If you haven’t caught John Siracusa’s essay by now, odds are good you aren’t interested. It’s essential reading, though, for anyone trying to connect blogging to serious professional development and not, say, to an abnormally supportive faculty lounge where everyone shares your exuberance and thinks your last post was great.
Like greed, criticism gets a bad rap, especially when it’s presented in large doses. It’s impolite. It’s unnecessarily obsessive. It’s just a bummer. But the truth is, precious little in life gets fixed in the absence of a good understanding of what’s wrong with it to begin with.
Elsewhere, he describes criticism as “a virtuous cycle created through apparent viciousness” which is exactly how I would describe last month’s (very satisfying) Darren-Dan-Jason slide remix.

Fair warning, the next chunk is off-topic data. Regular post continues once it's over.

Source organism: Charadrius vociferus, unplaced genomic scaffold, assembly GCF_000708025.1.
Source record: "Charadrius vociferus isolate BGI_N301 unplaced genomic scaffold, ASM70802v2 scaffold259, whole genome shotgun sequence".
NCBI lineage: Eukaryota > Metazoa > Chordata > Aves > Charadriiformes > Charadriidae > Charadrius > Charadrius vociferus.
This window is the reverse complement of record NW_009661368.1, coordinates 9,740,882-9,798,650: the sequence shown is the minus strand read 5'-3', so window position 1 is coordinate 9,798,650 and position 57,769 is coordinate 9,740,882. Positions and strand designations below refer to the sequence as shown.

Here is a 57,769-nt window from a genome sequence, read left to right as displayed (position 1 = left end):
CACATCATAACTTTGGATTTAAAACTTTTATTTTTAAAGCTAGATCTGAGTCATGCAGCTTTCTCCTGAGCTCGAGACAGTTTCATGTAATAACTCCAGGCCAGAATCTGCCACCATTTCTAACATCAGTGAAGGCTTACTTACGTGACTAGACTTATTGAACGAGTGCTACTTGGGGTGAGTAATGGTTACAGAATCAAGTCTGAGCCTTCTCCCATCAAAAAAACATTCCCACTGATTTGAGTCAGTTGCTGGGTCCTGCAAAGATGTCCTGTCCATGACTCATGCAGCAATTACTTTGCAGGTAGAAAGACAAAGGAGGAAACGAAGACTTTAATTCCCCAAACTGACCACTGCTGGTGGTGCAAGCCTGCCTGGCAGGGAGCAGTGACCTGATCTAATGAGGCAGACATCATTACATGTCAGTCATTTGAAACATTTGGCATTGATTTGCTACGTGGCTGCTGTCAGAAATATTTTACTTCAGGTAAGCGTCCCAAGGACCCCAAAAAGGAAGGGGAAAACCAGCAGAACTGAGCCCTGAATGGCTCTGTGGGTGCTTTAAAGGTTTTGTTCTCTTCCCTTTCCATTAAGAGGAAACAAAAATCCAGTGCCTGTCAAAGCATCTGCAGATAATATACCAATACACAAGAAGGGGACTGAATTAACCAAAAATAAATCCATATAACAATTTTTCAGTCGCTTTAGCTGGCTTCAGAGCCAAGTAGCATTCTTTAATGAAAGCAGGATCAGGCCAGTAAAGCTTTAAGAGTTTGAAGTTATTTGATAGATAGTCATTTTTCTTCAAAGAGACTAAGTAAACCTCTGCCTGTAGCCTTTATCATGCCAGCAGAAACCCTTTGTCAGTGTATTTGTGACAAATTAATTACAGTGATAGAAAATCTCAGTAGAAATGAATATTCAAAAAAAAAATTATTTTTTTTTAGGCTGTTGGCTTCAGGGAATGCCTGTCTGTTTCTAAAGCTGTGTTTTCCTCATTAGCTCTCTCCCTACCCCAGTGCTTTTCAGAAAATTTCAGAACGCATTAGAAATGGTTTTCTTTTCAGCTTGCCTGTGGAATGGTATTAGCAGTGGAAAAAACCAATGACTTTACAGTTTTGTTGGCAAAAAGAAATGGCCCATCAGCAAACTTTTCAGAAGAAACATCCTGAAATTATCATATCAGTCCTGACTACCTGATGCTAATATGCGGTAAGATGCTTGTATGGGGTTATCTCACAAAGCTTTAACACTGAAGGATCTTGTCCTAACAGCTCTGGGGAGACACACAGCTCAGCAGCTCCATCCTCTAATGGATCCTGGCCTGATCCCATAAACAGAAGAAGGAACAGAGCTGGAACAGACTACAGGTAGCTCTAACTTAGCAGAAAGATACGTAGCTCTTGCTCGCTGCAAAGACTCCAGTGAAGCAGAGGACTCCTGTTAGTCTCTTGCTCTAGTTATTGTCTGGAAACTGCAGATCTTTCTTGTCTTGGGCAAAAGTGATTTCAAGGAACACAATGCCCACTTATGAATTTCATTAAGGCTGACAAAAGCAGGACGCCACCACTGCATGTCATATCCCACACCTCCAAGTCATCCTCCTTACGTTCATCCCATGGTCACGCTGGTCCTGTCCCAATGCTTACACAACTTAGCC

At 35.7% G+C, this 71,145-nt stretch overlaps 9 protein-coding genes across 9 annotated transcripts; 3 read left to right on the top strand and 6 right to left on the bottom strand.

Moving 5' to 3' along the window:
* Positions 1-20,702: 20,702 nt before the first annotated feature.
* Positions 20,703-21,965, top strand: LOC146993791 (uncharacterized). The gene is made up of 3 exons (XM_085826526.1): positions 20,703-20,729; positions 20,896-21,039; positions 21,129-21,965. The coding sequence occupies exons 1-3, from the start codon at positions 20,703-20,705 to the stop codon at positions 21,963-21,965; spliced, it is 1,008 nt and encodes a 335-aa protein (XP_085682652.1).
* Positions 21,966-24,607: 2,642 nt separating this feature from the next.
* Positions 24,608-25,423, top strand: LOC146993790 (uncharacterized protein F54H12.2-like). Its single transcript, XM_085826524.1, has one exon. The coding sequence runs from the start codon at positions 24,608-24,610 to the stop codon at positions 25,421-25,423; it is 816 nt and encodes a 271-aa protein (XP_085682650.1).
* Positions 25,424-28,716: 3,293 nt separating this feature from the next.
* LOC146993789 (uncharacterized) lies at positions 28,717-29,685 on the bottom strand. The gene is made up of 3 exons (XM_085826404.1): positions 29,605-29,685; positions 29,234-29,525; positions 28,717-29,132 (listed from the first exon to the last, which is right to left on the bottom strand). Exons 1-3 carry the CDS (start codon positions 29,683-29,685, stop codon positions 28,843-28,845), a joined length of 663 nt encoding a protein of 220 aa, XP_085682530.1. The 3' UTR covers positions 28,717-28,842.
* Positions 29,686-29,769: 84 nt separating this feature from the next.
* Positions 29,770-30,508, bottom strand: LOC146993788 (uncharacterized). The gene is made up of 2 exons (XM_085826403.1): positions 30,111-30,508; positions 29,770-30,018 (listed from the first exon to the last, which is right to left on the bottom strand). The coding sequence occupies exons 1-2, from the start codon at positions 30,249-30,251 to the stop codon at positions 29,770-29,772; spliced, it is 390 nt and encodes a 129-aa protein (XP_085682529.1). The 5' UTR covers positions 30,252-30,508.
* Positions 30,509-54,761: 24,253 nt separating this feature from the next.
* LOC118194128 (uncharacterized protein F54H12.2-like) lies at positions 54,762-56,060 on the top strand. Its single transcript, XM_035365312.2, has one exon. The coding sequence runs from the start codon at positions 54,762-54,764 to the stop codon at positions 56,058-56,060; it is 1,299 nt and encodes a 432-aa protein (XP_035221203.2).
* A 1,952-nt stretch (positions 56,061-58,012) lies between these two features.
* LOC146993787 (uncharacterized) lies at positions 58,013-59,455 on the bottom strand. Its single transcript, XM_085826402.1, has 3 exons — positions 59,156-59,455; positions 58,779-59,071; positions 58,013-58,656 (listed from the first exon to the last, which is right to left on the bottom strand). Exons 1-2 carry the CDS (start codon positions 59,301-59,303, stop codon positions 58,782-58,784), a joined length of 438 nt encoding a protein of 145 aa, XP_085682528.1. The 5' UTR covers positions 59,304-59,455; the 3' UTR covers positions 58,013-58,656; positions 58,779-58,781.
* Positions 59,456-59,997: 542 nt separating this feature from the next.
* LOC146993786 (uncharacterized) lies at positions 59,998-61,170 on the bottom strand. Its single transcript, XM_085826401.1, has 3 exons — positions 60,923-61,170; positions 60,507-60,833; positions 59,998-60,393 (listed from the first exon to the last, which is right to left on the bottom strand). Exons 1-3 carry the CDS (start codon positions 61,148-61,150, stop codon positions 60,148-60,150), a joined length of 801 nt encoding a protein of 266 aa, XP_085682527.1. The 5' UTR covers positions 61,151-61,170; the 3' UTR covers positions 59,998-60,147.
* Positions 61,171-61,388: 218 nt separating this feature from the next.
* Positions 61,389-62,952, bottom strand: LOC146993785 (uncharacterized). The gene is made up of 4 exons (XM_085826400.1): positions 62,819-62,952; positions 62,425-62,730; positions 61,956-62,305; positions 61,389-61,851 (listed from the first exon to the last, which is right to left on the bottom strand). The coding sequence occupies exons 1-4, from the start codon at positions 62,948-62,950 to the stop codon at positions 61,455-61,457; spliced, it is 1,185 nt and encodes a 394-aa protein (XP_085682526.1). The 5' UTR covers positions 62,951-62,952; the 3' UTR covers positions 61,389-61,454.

For my part, after some large missteps and a lot of reconsideration, I am finally comfortable with this blog’s critical stance. It turns out not to be terribly difficult to respect an individual and her serious commitment to teaching while at the same time holding her work up for serious scrutiny. I’d argue, even, that the two are equivalent, that, issues of tact notwithstanding, to offer any less to each other is the real disrespect.
Some may find this abrasive and check out but my remaining commenters, unsurprisingly, are a seriously critical bunch and keep me relentlessly on message, forcing me to justify and rejustify my crackpot pedagogy. And, most days, I’m pretty sure that’s all the professional development I need.